International custody laws complicated a recent Orange County case. If you’ve ever been involved in a child custody battle then you know how difficult they can get at times. Imagine the additional complications imposed by separation across thousands of miles of land and ocean as well as differing international child custody laws and you have yourself a situation primed for frustration.
This was recently the case for a California mother who was fighting for custody of her 11-year-old daughter. Ultimately the decision over how often she will see her daughter rested in the hands of an Orange County Superior Court judge.
The girl’s father, who is a Denmark citizen, accused his ex-wife, who is a United States citizen, of abducting their 11-year-old daughter. According to court records, the girl ran away from her father’s home in Denmark and arrived in the U.S. whereupon she stayed with her mother in Laguna Niguel. The girl’s mother denied the accusations made by her ex-husband and contended that she left Denmark as a way of escaping violence against herself and her daughter.
Because both the U.S. and Denmark have signed the Hague Convention — an international agreement that requires countries to recognize the child custody laws of another country for the purposes of determining child custody — it’s difficult in these cases to predict who will have jurisdiction in the matter or how custody will be established. The case was further complicated by the fact that the couple had another child together.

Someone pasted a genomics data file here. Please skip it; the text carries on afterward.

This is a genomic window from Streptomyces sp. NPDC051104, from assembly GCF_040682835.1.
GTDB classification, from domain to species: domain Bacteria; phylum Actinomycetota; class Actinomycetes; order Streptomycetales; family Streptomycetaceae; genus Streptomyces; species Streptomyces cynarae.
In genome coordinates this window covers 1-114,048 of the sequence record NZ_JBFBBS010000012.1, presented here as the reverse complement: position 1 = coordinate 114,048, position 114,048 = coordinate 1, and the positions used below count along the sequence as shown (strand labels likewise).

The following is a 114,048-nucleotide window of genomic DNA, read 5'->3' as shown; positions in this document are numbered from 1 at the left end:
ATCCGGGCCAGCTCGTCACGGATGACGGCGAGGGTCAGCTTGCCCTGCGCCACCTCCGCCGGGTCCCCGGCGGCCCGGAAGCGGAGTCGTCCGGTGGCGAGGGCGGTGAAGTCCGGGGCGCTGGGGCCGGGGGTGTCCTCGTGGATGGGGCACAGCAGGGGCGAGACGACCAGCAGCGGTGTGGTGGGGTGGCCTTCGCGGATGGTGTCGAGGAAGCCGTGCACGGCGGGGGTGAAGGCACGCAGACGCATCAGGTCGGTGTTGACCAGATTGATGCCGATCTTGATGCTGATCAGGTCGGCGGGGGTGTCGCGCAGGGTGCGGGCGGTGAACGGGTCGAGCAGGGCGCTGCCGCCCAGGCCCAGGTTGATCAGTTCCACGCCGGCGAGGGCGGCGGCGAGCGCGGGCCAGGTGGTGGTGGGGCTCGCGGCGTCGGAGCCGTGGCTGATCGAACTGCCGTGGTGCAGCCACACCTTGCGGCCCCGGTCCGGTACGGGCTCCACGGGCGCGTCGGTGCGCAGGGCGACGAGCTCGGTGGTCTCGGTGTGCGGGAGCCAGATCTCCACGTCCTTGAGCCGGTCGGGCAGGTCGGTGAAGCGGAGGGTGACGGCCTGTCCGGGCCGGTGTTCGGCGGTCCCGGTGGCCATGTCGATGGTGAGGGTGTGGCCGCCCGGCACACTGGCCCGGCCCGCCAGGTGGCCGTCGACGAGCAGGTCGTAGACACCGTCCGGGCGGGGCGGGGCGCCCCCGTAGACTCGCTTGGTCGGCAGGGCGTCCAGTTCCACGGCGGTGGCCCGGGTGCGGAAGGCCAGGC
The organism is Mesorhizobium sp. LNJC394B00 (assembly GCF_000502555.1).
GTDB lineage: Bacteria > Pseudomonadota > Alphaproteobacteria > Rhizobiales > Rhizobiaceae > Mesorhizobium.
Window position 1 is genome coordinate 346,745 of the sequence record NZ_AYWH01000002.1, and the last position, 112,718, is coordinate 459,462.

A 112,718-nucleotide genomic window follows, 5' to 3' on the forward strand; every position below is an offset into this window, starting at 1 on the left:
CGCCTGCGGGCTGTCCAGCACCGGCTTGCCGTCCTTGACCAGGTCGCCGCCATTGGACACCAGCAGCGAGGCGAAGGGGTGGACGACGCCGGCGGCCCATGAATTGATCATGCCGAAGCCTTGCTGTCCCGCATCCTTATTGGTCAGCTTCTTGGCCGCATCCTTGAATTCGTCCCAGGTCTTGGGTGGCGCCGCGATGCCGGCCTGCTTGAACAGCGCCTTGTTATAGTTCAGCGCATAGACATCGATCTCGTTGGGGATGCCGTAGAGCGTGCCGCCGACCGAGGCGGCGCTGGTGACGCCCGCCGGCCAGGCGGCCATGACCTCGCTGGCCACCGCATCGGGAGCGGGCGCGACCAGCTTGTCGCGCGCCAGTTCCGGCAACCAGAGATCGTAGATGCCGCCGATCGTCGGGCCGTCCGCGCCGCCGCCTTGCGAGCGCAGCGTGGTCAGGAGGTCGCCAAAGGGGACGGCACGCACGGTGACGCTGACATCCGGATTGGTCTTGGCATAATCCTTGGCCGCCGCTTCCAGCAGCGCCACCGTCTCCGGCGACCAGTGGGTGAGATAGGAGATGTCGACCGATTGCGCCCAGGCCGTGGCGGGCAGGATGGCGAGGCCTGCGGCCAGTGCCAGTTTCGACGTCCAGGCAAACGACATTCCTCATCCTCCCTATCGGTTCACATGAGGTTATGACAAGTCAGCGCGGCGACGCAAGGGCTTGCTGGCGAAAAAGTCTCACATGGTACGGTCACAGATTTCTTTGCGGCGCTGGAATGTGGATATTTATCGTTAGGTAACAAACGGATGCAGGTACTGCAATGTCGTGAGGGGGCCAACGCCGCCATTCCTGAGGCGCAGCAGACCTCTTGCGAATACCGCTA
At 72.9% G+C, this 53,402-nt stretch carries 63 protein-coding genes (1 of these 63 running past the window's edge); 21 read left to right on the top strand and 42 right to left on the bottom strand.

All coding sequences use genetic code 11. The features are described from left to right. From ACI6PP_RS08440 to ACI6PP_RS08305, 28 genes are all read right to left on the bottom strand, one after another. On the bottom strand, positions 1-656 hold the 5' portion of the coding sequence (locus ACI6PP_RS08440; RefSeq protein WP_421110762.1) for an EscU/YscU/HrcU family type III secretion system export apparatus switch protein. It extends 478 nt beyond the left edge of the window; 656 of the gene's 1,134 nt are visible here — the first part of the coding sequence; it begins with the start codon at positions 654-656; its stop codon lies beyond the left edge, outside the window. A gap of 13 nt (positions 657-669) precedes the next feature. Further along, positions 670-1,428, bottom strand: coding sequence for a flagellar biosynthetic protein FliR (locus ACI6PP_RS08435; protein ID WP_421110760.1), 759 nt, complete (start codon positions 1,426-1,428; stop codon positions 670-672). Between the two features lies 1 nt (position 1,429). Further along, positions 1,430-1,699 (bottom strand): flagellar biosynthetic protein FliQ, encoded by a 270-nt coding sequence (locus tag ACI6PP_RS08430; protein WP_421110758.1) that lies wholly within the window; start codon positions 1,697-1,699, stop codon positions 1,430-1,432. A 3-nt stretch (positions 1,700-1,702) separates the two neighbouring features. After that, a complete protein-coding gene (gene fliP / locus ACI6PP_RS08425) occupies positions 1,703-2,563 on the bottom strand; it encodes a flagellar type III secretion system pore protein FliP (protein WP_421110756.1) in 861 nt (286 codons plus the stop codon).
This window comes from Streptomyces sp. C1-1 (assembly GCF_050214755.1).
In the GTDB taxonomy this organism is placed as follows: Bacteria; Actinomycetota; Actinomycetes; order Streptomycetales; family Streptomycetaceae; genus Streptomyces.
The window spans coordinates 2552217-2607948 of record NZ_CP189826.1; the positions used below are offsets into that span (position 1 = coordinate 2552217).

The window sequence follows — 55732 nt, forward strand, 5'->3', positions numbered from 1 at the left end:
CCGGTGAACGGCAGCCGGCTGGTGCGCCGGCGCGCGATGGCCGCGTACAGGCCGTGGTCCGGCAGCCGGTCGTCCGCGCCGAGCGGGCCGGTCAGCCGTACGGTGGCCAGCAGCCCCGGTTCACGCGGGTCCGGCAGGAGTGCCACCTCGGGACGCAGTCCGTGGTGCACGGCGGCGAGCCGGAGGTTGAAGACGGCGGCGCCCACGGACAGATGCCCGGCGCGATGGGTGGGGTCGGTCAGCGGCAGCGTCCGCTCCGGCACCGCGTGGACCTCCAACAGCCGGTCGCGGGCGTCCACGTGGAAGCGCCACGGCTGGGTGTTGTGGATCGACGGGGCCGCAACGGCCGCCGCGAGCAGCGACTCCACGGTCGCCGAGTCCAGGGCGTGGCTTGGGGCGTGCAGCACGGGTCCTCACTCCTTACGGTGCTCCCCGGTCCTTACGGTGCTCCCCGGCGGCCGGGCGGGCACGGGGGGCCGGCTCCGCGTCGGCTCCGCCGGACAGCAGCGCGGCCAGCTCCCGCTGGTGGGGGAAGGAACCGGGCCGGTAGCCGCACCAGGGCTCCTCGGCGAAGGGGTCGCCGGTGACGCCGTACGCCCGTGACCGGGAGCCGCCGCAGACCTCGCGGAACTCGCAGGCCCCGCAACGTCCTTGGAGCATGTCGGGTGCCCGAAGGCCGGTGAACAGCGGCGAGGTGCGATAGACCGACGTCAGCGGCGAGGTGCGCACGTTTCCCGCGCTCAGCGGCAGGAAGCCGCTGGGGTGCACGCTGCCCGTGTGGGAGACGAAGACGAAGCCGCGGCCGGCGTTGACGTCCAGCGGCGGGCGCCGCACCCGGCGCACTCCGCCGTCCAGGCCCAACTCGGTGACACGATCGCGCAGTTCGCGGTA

It is easy to see how international custody laws complicated a recent Orange County case. Complex child custody cases including international custody disputes or move away and relocation disputes require the experienced and proven divorce and trial attorneys at Burke & Domercq. Each of our partners has decades of experience in complex child custody cases. We invite you to review the powerful recommendations of our clients and contact Burke & Domercq or call 760-389-3927 to schedule an appointment.